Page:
Quilter's Academy - Volume 2 - Sophomore Year

Vol 3 - Junior Year

Friday, December 18, 2009

Project 4 - Finishing the Triple Rail Quilt

Well, it's good and bad news...................

Popped into town yesterday and managed to pick up the fabrics I needed to finish the blocks.....Quilted Crow was sold out of the red (uh oh) but new stock was delivered while I was in the store (yay)!  Did a spot of shopping and paid a total 80 cents for 2.5 hours parking (so impressed with that - thank you Hobart).

The bad news..............

Yep, busted.  I had to revert to my old ones, which are not so great (any excuse will do).

So, finished all the blocks, layed out the design and set up to sew it all together, using Harriets foolproof chainstitch method.  (click on the pics for more detail).

Once the chain stitching is done - time to sew the rows together and the all-important butting the seams

Not too bad, but room for improvement.

Sometimes it works beautifully - and sometimes it just doesn't :(
In the end it all comes down to accuracy in cutting & seam allowances.  Practice and more practice and I should get it right - but for now, only a few of the butts are off, so am not complaining too much.

So, after a few dramas and an excuse to do some shopping in town...... another project is done.

All the way through this project, I was iffy about the fabrics.  Seeing it finished, I am now definite I don't like the combination.  The dark green really jars.  So even after doing a mock-up I got it wrong.  In hindsight, I think I should have stuck with my original plan, which was a pale green instead of the dark green.  I thought the darker fabric would have more oomph.  So it does, but not in a good way!  It's hard to see the pattern made by the third rail - the large print floral - as it's so overwhelmed by the stronger colours.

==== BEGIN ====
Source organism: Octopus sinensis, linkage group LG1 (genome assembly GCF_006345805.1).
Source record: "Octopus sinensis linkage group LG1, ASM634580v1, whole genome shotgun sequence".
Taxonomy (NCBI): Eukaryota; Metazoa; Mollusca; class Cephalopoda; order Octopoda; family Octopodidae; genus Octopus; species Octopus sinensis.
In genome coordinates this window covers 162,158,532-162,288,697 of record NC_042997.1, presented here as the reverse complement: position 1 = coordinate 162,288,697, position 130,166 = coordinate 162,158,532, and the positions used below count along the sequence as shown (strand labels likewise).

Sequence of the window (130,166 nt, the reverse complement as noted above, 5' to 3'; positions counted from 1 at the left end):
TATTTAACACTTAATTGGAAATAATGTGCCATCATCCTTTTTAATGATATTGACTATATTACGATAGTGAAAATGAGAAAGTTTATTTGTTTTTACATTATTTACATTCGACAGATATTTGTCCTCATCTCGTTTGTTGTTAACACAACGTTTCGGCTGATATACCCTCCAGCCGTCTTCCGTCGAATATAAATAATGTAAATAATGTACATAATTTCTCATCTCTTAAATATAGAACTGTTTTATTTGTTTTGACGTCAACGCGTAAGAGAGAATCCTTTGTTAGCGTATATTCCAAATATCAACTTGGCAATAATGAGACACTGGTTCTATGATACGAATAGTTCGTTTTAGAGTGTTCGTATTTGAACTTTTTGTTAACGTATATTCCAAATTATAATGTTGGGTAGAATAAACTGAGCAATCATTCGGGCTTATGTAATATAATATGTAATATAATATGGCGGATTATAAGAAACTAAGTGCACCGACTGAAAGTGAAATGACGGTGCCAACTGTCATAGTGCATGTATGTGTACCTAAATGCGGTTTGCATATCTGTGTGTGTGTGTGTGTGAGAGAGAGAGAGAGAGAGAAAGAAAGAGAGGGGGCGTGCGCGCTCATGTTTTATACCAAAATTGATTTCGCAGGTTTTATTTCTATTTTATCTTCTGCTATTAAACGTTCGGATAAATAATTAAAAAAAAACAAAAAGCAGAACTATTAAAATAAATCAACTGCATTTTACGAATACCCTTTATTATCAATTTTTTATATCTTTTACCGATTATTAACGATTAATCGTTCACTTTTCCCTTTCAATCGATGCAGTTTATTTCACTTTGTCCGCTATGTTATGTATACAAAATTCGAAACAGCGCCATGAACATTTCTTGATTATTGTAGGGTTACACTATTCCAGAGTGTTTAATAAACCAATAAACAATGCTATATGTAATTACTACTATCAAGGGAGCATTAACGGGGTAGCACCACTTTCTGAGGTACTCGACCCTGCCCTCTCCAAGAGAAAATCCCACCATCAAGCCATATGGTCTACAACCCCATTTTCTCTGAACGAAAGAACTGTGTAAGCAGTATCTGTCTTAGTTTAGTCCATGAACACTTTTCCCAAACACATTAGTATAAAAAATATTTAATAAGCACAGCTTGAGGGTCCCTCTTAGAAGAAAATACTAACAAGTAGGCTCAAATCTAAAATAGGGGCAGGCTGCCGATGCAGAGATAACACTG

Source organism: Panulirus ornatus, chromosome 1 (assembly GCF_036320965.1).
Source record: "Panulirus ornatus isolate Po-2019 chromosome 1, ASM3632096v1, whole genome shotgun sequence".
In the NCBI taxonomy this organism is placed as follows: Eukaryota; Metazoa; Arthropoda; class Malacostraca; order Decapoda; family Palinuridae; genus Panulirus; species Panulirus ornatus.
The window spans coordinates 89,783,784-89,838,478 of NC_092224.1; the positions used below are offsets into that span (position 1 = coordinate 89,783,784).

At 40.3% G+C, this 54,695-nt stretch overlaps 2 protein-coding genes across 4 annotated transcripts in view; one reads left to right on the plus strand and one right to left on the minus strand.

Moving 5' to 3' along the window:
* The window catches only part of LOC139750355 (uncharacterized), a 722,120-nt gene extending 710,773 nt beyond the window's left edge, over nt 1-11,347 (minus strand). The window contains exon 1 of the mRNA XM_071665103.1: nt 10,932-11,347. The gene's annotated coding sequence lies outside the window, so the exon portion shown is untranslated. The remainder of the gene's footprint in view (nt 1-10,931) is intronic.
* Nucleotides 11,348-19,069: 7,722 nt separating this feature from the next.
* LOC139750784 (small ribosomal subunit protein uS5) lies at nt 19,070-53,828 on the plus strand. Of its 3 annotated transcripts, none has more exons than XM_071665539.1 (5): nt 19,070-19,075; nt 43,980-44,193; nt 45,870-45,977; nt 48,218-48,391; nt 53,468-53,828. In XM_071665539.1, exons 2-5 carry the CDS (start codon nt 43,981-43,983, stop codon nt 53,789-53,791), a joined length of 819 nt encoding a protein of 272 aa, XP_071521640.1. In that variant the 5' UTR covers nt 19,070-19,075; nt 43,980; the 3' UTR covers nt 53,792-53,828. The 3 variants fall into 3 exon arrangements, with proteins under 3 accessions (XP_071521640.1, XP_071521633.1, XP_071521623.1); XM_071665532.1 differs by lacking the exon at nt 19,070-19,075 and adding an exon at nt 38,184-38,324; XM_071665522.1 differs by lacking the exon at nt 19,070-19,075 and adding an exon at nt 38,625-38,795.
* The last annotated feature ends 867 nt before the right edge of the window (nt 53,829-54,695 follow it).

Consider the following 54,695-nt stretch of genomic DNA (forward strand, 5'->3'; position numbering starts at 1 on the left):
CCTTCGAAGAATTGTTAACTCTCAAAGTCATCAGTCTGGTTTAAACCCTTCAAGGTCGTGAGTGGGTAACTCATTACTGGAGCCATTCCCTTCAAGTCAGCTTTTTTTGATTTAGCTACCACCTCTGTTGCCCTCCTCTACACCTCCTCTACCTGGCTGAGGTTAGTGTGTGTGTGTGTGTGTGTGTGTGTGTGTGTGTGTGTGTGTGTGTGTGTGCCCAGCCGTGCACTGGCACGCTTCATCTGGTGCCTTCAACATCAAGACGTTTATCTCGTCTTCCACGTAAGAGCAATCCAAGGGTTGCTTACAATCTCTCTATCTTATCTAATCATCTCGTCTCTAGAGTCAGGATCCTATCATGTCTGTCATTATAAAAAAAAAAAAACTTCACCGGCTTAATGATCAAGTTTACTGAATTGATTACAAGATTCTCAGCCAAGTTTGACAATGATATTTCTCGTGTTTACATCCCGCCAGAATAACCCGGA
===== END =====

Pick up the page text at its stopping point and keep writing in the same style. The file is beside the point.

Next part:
Maybe it's the design itself - I'm not particularly keen on it, a bit boring.  Anyway, onto other things.

Fabrics used were purchased from Spotlight, Eddy's Sewing Centre and The Quilted Crow.

That beautiful sewing machine in the picture is a Wertheim Griffin hand crank, made in Germany, probably in the late 1800's.  I intend to convert this machine into a treadle.  I have the cabinet and irons, in a very distressed condition, awaiting restoration.  The original Griffin which came with the cabinet is unrestorable, so the hand crank will replace it.  I've had a go at the cover - but lots of work yet to do.


  1. I think your quilt is lovely and very appealing. I like the colors and the design, and you should be very proud of it. Perhaps you will find that it grows on you. I too am going to work through Harriet's new book. I hope to become more skillful in my piecing. However, the fun of quilting is partly the challenge in changing hundreds of small pieces of fabric into a collage. Perfection is secondary to your own creativity. In fact failure is often more interesting than success! Also, too pretty is usually a bit boring. I really think your quilt is wonderful!

  2. Hello Lisa, and thank you for your encouragement. When you start the projects in Harriet's book, I really encourage you to document your progress - take pictures, make notes - hmmmm maybe blogging it would be easier :)

    For me, at this beginning stage I think striving for perfection is really important. When the basics are thoroughly learned (usually the hard way) they become second nature, making future, more complex designs easier to deal with.

    Please let me know when you get started with Quilter's Academy - I'd love to follow your progress.

  3. I admit that I am a really bad blogger due to time and inclination - but you make a good point. It would be fun to look back over the year and see my progress. I have been quilting several years, but wanted to try Harriet's book in order to acquire additional skill. The idea that by the end of the 6th book in her series, I can look at a quilt and then assemble without instructions, is very intriguing! I would like to be that person! I am continually amazed at the complexity of the quilting process. For me there is a paradox in the creation of a quilt. I want each piece to be perfectly done, but success should probably be measured differently. I find most people don't look for the imperfections, but for what you did right. Your quilt is lovely and already providing inspiration to others - like me!

  4. There is something ironic about finding a fabric you love - then cutting it up into little bits, only so you can put it back together again! I'm so glad someone likes my quilt :)

    Btw if you live in Australia, it would be cheaper to purchase the book overseas